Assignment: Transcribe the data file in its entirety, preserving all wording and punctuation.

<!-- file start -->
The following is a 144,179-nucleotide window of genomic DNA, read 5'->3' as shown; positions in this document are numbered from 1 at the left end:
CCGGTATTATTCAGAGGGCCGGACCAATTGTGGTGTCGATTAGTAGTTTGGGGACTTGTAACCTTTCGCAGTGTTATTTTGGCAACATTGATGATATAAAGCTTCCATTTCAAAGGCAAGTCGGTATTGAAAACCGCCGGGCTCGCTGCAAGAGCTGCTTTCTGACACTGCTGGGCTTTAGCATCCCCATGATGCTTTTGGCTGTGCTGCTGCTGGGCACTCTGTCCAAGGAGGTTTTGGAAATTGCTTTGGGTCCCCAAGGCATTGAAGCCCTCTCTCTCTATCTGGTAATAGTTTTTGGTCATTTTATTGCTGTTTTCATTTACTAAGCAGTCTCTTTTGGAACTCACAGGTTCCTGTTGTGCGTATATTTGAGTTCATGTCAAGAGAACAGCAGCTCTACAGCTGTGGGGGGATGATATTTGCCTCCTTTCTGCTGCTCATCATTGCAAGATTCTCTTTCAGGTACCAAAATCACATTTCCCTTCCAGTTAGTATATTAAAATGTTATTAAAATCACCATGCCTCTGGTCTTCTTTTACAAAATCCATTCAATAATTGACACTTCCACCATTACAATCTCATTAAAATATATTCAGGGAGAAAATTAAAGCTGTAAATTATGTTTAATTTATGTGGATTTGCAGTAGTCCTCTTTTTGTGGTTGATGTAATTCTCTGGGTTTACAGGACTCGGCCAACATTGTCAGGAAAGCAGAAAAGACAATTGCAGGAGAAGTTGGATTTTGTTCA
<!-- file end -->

The following is a 144,179-nucleotide window of genomic DNA, read 5'->3' as shown; positions in this document are numbered from 1 at the left end:
CCGGTATTATTCAGAGGGCCGGACCAATTGTGGTGTCGATTAGTAGTTTGGGGACTTGTAACCTTTCGCAGTGTTATTTTGGCAACATTGATGATATAAAGCTTCCATTTCAAAGGCAAGTCGGTATTGAAAACCGCCGGGCTCGCTGCAAGAGCTGCTTTCTGACACTGCTGGGCTTTAGCATCCCCATGATGCTTTTGGCTGTGCTGCTGCTGGGCACTCTGTCCAAGGAGGTTTTGGAAATTGCTTTGGGTCCCCAAGGCATTGAAGCCCTCTCTCTCTATCTGGTAATAGTTTTTGGTCATTTTATTGCTGTTTTCATTTACTAAGCAGTCTCTTTTGGAACTCACAGGTTCCTGTTGTGCGTATATTTGAGTTCATGTCAAGAGAACAGCAGCTCTACAGCTGTGGGGGGATGATATTTGCCTCCTTTCTGCTGCTCATCATTGCAAGATTCTCTTTCAGGTACCAAAATCACATTTCCCTTCCAGTTAGTATATTAAAATGTTATTAAAATCACCATGCCTCTGGTCTTCTTTTACAAAATCCATTCAATAATTGACACTTCCACCATTACAATCTCATTAAAATATATTCAGGGAGAAAATTAAAGCTGTAAATTATGTTTAATTTATGTGGATTTGCAGTAGTCCTCTTTTTGTGGTTGATGTAATTCTCTGGGTTTACAGGACTCGGCCAACATTGTCAGGAAAGCAGAAAAGACAATTGCAGGAGAAGTTGGATTTTGTTCA